The Colne Community School, like all other maintained schools, can refuse applications for places once the standard number, or higher admission number, has been reached. But the 1998 Act makes sensible provision for local education authorities to place children in schools which have reached their standard number, or higher admission number, if all other schools within a reasonable distance have refused the child a place or where the child has been excluded from all other schools within a reasonable distance. The alternative would mean the pupil attending a school beyond a reasonable distance.
Jacqui Smith: The Government are fully committed to reducing administrative burdens in schools in order to allow teachers to concentrate on teaching and raising standards. Examples of our action to do so include:
We have guaranteed to cut by a third the number of documents, and by a half the number of pages, that the Government send automatically to schools during this school year--in the first two terms of this school year, we will have halved the paperwork we sent to schools, compared with the first two terms last year.
We have radically simplified this year's Standards Fund--we have replaced bidding, claiming and reporting with a single expenditure returns sheet; we have allowed schools to vire funds between almost all grant headings; we have allowed schools to carry funds over to the end of the school year; and we have introduced monitoring against existing targets.
We have placed model schemes of work on the DfEE website to underpin all National Curriculum subjects at Key Stages 1-3--they are entirely voluntary and teachers may adopt them or adapt them as they wish. These have now been joined by over 1,000 useful lesson plans and resources in a further effort to reduce paperwork and make the necessary lesson preparation as straightforward as possible.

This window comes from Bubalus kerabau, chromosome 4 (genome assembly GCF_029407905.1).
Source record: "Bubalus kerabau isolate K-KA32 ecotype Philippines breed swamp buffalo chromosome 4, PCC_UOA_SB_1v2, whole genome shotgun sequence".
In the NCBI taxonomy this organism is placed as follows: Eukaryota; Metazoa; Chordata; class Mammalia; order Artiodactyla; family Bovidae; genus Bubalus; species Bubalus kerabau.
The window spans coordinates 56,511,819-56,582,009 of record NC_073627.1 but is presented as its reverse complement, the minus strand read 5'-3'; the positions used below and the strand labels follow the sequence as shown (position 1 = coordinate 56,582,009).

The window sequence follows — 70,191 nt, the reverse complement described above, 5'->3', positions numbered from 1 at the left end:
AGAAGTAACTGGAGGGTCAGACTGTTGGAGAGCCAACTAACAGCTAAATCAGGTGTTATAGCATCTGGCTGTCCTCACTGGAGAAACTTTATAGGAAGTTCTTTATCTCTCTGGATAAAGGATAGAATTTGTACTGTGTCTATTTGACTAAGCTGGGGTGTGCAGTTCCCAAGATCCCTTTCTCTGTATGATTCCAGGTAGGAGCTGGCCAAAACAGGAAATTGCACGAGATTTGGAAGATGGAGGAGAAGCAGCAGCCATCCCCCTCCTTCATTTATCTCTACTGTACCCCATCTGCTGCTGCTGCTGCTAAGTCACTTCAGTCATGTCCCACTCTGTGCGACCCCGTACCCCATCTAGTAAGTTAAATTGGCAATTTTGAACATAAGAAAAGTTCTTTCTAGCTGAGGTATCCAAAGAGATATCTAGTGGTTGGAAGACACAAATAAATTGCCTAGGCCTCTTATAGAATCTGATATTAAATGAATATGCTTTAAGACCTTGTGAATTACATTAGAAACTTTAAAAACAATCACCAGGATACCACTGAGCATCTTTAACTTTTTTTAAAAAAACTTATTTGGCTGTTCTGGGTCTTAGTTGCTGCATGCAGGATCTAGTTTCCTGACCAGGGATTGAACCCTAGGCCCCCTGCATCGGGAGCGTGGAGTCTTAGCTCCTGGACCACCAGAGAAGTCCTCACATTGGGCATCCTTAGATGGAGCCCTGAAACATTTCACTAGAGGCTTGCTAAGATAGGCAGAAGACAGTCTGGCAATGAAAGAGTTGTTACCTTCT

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We have harnessed DfEE and Cabinet Office resources to simplify some of the paperwork that schools complete--the first results of this joint project are set out in the "Making a Difference: Reducing School Paperwork" report. This shows potential savings for a typical school of over 200 hours every year--equivalent to more than a month's work for one person; and across the school system 4.5 million hours could be saved annually.
We are reducing data collection and avoiding data request duplication. We have set up a high level group with head teacher representation to review all new and existing DfEE data collection. This approach has been extended to involve QCA, Ofsted and TTA. We are also developing a common set of data for schools that, from 2002, will be collected once only and shared electronically by all authorised parties and agencies.